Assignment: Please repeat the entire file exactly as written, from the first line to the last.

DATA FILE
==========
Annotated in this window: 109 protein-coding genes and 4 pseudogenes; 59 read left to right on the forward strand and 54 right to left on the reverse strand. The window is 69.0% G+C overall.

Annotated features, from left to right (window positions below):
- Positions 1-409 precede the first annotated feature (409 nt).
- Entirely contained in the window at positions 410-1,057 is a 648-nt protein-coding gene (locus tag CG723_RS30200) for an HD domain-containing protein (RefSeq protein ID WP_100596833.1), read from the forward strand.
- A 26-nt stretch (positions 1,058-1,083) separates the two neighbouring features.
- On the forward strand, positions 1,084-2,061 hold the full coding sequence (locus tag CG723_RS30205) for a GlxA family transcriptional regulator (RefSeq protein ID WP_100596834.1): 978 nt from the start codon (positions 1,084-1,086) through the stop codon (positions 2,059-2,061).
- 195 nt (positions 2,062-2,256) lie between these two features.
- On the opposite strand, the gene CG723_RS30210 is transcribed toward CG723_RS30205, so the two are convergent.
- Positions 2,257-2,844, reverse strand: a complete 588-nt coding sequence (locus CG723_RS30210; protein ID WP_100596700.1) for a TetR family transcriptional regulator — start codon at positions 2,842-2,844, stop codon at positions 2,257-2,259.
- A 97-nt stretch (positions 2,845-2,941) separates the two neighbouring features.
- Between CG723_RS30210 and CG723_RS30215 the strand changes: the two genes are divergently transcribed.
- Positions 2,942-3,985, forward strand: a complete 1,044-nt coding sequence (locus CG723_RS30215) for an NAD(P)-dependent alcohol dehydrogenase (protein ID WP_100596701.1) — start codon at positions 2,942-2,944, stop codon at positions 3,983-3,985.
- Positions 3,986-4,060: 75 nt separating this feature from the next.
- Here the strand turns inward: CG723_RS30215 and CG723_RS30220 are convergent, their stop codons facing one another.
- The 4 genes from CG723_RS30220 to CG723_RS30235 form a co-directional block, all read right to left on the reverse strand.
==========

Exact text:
Annotated in this window: 109 protein-coding genes and 4 pseudogenes; 59 read left to right on the forward strand and 54 right to left on the reverse strand. The window is 69.0% G+C overall.

Annotated features, from left to right (window positions below):
- Positions 1-409 precede the first annotated feature (409 nt).
- Entirely contained in the window at positions 410-1,057 is a 648-nt protein-coding gene (locus tag CG723_RS30200) for an HD domain-containing protein (RefSeq protein ID WP_100596833.1), read from the forward strand.
- A 26-nt stretch (positions 1,058-1,083) separates the two neighbouring features.
- On the forward strand, positions 1,084-2,061 hold the full coding sequence (locus tag CG723_RS30205) for a GlxA family transcriptional regulator (RefSeq protein ID WP_100596834.1): 978 nt from the start codon (positions 1,084-1,086) through the stop codon (positions 2,059-2,061).
- 195 nt (positions 2,062-2,256) lie between these two features.
- On the opposite strand, the gene CG723_RS30210 is transcribed toward CG723_RS30205, so the two are convergent.
- Positions 2,257-2,844, reverse strand: a complete 588-nt coding sequence (locus CG723_RS30210; protein ID WP_100596700.1) for a TetR family transcriptional regulator — start codon at positions 2,842-2,844, stop codon at positions 2,257-2,259.
- A 97-nt stretch (positions 2,845-2,941) separates the two neighbouring features.
- Between CG723_RS30210 and CG723_RS30215 the strand changes: the two genes are divergently transcribed.
- Positions 2,942-3,985, forward strand: a complete 1,044-nt coding sequence (locus CG723_RS30215) for an NAD(P)-dependent alcohol dehydrogenase (protein ID WP_100596701.1) — start codon at positions 2,942-2,944, stop codon at positions 3,983-3,985.
- Positions 3,986-4,060: 75 nt separating this feature from the next.
- Here the strand turns inward: CG723_RS30215 and CG723_RS30220 are convergent, their stop codons facing one another.
- The 4 genes from CG723_RS30220 to CG723_RS30235 form a co-directional block, all read right to left on the reverse strand.